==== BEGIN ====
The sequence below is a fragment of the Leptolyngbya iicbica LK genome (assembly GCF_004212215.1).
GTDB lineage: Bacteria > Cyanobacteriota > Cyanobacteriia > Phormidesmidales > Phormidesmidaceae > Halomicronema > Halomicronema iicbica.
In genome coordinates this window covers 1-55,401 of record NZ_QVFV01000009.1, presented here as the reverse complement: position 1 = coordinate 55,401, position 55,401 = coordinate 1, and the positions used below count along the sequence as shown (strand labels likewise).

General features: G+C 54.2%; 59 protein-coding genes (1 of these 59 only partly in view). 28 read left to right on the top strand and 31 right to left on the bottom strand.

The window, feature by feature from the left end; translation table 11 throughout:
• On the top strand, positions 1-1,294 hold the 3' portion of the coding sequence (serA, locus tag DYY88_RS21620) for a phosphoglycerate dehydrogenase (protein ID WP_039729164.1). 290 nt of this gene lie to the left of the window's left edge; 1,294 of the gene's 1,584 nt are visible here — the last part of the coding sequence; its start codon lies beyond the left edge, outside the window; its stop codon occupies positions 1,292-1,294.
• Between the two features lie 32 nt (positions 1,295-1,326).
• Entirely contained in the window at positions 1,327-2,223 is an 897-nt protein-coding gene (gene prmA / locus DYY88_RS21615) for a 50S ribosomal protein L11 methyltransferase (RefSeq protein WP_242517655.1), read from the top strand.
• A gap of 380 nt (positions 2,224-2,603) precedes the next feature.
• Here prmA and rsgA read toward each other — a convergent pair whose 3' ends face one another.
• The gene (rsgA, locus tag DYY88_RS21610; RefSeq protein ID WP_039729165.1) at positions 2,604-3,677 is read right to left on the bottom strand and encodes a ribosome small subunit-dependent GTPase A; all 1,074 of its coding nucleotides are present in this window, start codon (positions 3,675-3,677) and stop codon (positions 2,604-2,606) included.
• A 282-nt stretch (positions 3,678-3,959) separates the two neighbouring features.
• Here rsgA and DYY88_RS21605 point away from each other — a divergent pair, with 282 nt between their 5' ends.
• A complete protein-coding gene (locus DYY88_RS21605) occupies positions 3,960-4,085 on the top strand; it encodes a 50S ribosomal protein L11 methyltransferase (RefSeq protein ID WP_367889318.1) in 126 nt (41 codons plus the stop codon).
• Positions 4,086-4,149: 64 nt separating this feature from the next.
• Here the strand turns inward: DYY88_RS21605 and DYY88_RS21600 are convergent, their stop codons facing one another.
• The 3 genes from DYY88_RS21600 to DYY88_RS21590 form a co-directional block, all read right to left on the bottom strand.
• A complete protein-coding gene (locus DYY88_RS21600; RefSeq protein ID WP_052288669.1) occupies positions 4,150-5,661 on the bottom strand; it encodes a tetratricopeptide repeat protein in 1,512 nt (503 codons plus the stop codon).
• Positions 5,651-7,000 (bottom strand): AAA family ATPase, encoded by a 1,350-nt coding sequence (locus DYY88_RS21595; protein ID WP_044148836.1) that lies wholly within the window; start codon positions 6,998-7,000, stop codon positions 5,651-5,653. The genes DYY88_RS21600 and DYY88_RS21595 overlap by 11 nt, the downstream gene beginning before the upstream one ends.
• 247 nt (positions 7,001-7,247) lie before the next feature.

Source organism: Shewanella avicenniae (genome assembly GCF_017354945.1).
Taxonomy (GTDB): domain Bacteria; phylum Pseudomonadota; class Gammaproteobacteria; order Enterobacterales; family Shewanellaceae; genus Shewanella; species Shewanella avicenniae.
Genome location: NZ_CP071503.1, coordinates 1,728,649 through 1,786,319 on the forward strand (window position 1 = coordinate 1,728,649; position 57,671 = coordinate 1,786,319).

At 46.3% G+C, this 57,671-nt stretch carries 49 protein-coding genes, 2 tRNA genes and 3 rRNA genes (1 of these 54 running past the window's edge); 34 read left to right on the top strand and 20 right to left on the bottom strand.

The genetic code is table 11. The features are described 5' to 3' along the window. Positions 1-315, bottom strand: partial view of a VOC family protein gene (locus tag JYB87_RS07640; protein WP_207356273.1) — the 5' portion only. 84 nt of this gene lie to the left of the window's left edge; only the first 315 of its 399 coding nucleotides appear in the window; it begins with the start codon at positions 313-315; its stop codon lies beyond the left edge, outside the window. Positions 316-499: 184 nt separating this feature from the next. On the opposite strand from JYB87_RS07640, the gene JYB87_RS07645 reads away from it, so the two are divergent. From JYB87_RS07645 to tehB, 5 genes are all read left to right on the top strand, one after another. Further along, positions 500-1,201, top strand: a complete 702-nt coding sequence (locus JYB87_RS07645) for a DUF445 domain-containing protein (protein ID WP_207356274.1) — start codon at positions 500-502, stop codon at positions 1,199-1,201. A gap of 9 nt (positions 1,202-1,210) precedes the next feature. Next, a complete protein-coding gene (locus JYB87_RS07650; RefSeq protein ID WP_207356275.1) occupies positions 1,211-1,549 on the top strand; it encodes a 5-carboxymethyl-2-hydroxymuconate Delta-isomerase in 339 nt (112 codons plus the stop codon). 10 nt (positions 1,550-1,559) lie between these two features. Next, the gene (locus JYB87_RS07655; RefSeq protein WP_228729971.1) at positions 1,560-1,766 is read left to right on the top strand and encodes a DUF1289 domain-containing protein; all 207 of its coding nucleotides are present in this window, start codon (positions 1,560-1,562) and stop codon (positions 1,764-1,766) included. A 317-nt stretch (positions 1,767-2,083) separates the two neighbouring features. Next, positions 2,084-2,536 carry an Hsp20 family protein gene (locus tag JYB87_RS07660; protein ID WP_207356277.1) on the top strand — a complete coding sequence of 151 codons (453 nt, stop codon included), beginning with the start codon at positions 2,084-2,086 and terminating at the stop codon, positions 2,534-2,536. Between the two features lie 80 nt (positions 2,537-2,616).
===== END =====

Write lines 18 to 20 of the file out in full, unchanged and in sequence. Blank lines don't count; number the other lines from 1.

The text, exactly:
• A complete protein-coding gene (locus DYY88_RS21600; RefSeq protein ID WP_052288669.1) occupies positions 4,150-5,661 on the bottom strand; it encodes a tetratricopeptide repeat protein in 1,512 nt (503 codons plus the stop codon).
• Positions 5,651-7,000 (bottom strand): AAA family ATPase, encoded by a 1,350-nt coding sequence (locus DYY88_RS21595; protein ID WP_044148836.1) that lies wholly within the window; start codon positions 6,998-7,000, stop codon positions 5,651-5,653. The genes DYY88_RS21600 and DYY88_RS21595 overlap by 11 nt, the downstream gene beginning before the upstream one ends.
• 247 nt (positions 7,001-7,247) lie before the next feature.